“Forty-six million Americans suffer from depression per year,” according to CNN.
Depression is a mental illness that many people struggle with, yet so few people feel compelled to talk about. Depression, for too many, can lead to the ultimate killer: suicide.
People of all ages, genders and ethnicities suffer from depression. Teenagers are one of the groups that is widely affected.
The National Alliance on Mental Illness states that “1 in 6 U.S. youth aged 6-17 experience a mental health disorder each year.”
This means that in the average high school classroom of 23, there are three or four teens who have a mental illness — most likely depression.
According to the National Alliance on Mental Illness, in this past year there have been 3.1 million teenagers, ages 12-17, who have had a major depressive episode. But the reality is that many people in the 21st century still feel the need to cover up the fact that they struggle. They might fear that this makes them somehow lesser then their peers, but this in fact is not the truth. Statistics show that they are not alone in their struggling and, therefore, depression is a subject that more attention should be brought to.
This feeling of isolation can lead some to take their own lives to escape from the endless cycle that depression becomes. The National Alliance on Mental Illness also states that suicide is the second-leading cause of death among individuals between the ages of 10 and 34, and the fourth-leading cause of death among individuals between the ages of 35 and 54.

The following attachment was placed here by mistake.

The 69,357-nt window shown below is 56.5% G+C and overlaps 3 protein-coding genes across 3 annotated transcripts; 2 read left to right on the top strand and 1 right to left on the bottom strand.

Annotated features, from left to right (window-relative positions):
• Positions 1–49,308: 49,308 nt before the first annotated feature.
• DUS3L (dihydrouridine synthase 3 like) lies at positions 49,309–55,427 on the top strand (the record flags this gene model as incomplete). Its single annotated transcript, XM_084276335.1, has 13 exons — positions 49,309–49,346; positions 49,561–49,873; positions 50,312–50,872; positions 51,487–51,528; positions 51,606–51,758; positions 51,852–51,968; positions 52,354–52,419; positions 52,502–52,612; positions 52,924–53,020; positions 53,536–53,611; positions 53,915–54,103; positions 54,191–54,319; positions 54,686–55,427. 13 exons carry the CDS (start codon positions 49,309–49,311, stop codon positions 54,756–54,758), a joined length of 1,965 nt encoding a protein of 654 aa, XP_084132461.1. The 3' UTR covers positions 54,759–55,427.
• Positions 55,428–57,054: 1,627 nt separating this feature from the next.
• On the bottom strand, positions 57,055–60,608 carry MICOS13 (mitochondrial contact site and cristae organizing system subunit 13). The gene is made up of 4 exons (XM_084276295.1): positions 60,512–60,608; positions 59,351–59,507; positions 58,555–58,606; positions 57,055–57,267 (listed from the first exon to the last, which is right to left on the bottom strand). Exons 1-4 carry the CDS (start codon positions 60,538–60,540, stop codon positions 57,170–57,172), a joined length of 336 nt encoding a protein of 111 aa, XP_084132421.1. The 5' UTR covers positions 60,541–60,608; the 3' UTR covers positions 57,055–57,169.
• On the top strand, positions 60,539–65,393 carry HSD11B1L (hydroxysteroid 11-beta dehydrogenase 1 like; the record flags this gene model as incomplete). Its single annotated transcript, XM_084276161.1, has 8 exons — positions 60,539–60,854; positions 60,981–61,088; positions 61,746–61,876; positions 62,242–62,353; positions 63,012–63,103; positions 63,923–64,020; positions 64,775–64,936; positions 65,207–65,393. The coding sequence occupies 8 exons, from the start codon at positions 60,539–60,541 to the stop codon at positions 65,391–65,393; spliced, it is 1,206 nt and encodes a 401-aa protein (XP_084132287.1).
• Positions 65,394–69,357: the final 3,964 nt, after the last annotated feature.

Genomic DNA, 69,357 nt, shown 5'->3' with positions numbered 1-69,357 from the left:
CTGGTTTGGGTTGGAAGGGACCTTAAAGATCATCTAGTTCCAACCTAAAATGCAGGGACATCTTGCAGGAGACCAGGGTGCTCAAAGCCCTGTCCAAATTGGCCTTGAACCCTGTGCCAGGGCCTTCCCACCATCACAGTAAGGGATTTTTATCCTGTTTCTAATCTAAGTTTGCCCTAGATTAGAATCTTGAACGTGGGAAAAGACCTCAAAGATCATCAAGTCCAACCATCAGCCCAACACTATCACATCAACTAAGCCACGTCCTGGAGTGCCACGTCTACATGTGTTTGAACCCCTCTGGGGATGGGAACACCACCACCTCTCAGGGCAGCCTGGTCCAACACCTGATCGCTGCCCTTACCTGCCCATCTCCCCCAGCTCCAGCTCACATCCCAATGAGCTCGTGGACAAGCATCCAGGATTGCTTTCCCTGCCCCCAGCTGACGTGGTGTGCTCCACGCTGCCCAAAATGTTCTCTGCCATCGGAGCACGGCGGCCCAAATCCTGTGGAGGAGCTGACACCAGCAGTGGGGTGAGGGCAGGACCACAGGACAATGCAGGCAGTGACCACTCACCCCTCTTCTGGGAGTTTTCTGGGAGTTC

Suicide should never have to become the “solution” to the problem; there are so many other solutions, and if there was more awareness of the topic, many people would not see suicide as the only answer.
One main reason that suicides occur is because many people either do not see these warning signs or, when they are seen, do not take further action. Healthline.com states that some of the warning signs of suicide include abnormal sleep habits, unusual eating habits, rapid weight gain or unexplained weight loss.
A main stigmatization of depression tends to come from those who think that teenagers who suffer from depression are just experiencing normal signs of sadness. Another misconception is that teenagers are just seeking attention. Although this might be true in some cases, in many cases it is not. If more people were to take the warning signs seriously, it could lead those suffering to feel more supported and possibly result in a lower suicide rate.
In the 21st century, depression and suicide are plagues that are hitting many teenagers hard. If more people were aware of the signs, maybe we, as a community, could help lower the rates of suicide, while raising more awareness to this epidemic.
For more information, visit the National Suicide Prevention Lifeline at suicidepreventionlifeline.org.
If you struggle with depression and have suicidal thoughts, call the national suicide hotline at 800-273-8255 for immediate help, 24 hours a day.
Liliana Horst is in the 11th grade at Conestoga Valley High School.